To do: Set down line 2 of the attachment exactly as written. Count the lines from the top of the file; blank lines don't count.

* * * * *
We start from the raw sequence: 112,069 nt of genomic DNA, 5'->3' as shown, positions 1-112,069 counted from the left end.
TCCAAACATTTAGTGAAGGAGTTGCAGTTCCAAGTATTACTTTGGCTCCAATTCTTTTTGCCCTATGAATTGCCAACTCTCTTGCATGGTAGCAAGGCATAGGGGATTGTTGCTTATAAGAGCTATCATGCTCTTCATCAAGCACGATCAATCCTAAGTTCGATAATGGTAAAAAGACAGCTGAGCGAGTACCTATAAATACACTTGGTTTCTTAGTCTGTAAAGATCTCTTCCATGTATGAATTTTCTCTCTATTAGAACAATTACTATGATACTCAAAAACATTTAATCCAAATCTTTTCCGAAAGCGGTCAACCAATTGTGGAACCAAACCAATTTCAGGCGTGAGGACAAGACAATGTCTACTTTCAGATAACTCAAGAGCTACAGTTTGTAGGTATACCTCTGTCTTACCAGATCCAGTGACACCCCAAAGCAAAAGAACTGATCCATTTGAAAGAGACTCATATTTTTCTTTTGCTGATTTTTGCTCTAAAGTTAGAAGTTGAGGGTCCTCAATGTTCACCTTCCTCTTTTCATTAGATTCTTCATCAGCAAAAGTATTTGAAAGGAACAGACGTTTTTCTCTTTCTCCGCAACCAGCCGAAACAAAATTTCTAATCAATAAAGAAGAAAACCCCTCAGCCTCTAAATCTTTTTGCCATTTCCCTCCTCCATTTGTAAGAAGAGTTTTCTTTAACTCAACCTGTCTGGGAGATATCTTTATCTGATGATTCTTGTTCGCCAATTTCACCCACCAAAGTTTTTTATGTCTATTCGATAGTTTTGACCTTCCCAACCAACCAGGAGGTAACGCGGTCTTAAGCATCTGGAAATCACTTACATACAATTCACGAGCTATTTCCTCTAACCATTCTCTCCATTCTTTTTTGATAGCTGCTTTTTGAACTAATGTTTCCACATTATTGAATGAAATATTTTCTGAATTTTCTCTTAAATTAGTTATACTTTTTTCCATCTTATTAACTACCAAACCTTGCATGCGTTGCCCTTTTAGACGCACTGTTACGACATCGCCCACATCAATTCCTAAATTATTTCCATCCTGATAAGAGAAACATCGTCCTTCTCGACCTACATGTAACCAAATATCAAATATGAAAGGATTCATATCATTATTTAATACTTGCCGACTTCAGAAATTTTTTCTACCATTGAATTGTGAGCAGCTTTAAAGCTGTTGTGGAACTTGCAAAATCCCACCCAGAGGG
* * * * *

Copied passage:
TCCAAACATTTAGTGAAGGAGTTGCAGTTCCAAGTATTACTTTGGCTCCAATTCTTTTTGCCCTATGAATTGCCAACTCTCTTGCATGGTAGCAAGGCATAGGGGATTGTTGCTTATAAGAGCTATCATGCTCTTCATCAAGCACGATCAATCCTAAGTTCGATAATGGTAAAAAGACAGCTGAGCGAGTACCTATAAATACACTTGGTTTCTTAGTCTGTAAAGATCTCTTCCATGTATGAATTTTCTCTCTATTAGAACAATTACTATGATACTCAAAAACATTTAATCCAAATCTTTTCCGAAAGCGGTCAACCAATTGTGGAACCAAACCAATTTCAGGCGTGAGGACAAGACAATGTCTACTTTCAGATAACTCAAGAGCTACAGTTTGTAGGTATACCTCTGTCTTACCAGATCCAGTGACACCCCAAAGCAAAAGAACTGATCCATTTGAAAGAGACTCATATTTTTCTTTTGCTGATTTTTGCTCTAAAGTTAGAAGTTGAGGGTCCTCAATGTTCACCTTCCTCTTTTCATTAGATTCTTCATCAGCAAAAGTATTTGAAAGGAACAGACGTTTTTCTCTTTCTCCGCAACCAGCCGAAACAAAATTTCTAATCAATAAAGAAGAAAACCCCTCAGCCTCTAAATCTTTTTGCCATTTCCCTCCTCCATTTGTAAGAAGAGTTTTCTTTAACTCAACCTGTCTGGGAGATATCTTTATCTGATGATTCTTGTTCGCCAATTTCACCCACCAAAGTTTTTTATGTCTATTCGATAGTTTTGACCTTCCCAACCAACCAGGAGGTAACGCGGTCTTAAGCATCTGGAAATCACTTACATACAATTCACGAGCTATTTCCTCTAACCATTCTCTCCATTCTTTTTTGATAGCTGCTTTTTGAACTAATGTTTCCACATTATTGAATGAAATATTTTCTGAATTTTCTCTTAAATTAGTTATACTTTTTTCCATCTTATTAACTACCAAACCTTGCATGCGTTGCCCTTTTAGACGCACTGTTACGACATCGCCCACATCAATTCCTAAATTATTTCCATCCTGATAAGAGAAACATCGTCCTTCTCGACCTACATGTAACCAAATATCAAATATGAAAGGATTCATATCATTATTTAATACTTGCCGACTTCAGAAATTTTTTCTACCATTGAATTGTGAGCAGCTTTAAAGCTGTTGTGGAACTTGCAAAATCCCACCCAGAGGG